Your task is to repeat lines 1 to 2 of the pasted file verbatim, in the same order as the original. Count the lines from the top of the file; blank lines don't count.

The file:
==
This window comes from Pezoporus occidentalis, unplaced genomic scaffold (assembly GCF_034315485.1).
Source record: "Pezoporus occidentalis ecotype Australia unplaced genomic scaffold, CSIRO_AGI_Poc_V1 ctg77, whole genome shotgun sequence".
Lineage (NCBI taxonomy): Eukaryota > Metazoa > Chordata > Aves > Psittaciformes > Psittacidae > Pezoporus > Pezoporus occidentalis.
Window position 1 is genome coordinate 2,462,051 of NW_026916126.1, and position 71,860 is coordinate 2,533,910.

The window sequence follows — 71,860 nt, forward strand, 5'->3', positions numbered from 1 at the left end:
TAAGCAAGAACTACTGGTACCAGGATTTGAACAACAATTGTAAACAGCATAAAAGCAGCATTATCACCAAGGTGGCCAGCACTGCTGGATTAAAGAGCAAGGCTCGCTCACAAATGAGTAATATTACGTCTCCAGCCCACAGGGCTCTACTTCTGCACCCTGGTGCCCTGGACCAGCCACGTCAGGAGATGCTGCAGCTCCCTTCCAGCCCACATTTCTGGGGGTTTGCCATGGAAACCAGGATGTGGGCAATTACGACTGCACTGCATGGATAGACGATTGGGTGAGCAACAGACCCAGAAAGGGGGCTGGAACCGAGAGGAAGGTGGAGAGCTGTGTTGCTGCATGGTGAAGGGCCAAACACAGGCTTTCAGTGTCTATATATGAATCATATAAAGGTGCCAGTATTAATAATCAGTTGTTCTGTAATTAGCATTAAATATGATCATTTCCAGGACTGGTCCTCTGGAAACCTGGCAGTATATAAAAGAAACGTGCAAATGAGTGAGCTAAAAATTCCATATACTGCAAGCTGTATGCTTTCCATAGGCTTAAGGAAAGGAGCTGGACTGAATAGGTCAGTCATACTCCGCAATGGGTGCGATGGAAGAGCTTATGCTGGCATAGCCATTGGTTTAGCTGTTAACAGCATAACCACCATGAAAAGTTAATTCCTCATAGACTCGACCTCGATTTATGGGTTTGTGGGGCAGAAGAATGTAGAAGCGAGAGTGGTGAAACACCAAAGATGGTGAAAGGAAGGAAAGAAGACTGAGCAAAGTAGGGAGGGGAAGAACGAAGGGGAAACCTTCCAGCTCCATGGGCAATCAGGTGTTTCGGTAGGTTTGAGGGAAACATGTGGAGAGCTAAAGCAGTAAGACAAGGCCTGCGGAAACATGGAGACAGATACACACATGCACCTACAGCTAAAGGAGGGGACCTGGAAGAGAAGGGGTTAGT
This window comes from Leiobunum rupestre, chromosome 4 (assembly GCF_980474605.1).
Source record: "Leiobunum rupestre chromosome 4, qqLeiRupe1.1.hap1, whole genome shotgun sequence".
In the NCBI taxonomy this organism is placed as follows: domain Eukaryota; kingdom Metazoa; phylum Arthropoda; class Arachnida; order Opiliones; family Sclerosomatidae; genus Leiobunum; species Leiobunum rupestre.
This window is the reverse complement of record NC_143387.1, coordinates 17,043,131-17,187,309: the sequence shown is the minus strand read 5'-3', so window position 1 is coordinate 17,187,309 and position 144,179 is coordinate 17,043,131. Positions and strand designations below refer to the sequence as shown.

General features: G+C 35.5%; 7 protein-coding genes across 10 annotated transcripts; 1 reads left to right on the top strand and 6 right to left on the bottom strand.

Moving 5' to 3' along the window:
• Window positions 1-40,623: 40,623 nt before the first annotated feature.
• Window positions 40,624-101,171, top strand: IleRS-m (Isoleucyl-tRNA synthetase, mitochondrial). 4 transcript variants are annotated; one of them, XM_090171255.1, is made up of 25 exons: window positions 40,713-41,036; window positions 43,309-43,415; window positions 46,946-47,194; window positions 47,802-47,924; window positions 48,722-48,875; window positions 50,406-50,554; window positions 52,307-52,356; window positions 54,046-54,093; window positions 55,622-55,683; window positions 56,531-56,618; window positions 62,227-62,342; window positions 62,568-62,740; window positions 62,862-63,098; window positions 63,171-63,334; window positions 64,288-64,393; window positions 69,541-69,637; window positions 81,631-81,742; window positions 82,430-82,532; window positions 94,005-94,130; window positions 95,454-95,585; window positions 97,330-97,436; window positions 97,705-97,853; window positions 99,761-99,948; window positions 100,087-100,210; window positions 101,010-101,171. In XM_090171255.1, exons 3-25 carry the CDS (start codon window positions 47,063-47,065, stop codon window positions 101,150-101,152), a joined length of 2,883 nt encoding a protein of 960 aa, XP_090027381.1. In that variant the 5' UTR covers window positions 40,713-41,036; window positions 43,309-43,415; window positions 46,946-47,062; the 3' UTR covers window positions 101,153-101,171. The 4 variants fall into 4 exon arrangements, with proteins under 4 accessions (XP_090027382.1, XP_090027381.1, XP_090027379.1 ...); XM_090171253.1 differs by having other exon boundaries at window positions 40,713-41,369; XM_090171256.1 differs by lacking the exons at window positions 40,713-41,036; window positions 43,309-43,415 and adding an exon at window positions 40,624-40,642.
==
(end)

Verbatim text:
This window comes from Pezoporus occidentalis, unplaced genomic scaffold (assembly GCF_034315485.1).
Source record: "Pezoporus occidentalis ecotype Australia unplaced genomic scaffold, CSIRO_AGI_Poc_V1 ctg77, whole genome shotgun sequence".